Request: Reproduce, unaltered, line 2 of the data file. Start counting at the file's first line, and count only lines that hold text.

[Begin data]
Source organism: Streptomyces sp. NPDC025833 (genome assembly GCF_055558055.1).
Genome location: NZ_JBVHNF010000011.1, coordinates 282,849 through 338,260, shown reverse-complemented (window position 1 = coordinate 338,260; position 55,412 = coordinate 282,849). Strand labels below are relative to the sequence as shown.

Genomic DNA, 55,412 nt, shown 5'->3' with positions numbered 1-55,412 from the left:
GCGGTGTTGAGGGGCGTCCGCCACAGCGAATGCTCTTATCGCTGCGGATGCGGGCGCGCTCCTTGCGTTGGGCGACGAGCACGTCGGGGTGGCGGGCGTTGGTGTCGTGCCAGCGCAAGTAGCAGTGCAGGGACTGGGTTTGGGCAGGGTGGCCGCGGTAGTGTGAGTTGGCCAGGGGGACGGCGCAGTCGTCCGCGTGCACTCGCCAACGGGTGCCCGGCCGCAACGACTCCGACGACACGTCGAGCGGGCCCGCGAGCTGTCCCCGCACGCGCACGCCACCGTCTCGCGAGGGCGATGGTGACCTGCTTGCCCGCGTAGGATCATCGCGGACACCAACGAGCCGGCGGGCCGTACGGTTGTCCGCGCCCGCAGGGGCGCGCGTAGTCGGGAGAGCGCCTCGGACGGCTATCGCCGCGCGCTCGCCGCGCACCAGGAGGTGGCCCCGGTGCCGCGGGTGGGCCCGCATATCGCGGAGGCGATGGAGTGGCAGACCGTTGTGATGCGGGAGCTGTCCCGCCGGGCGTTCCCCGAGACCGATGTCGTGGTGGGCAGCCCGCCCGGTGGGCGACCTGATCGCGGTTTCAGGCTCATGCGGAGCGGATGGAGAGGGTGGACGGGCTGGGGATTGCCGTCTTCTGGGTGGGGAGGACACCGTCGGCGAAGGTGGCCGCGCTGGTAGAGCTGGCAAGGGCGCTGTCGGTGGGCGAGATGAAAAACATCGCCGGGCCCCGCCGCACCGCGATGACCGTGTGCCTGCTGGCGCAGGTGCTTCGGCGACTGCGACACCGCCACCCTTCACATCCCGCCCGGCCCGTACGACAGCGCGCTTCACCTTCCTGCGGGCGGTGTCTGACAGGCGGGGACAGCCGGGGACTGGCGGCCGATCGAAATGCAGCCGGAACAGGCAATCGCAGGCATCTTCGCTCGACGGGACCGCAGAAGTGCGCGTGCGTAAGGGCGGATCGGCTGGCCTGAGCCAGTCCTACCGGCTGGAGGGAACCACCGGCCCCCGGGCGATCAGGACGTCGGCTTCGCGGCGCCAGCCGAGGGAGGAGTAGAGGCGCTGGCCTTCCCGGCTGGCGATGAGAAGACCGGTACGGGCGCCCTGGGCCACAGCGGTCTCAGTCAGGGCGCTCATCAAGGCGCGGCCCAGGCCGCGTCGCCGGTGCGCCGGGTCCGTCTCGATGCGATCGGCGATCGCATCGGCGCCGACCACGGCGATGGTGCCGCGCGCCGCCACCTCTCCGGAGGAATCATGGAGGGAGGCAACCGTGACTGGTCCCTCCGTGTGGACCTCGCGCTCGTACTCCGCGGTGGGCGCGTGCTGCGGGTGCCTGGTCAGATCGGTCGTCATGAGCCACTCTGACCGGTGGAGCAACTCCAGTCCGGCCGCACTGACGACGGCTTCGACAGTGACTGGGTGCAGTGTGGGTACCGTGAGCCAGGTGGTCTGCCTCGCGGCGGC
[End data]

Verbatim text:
Genome location: NZ_JBVHNF010000011.1, coordinates 282,849 through 338,260, shown reverse-complemented (window position 1 = coordinate 338,260; position 55,412 = coordinate 282,849). Strand labels below are relative to the sequence as shown.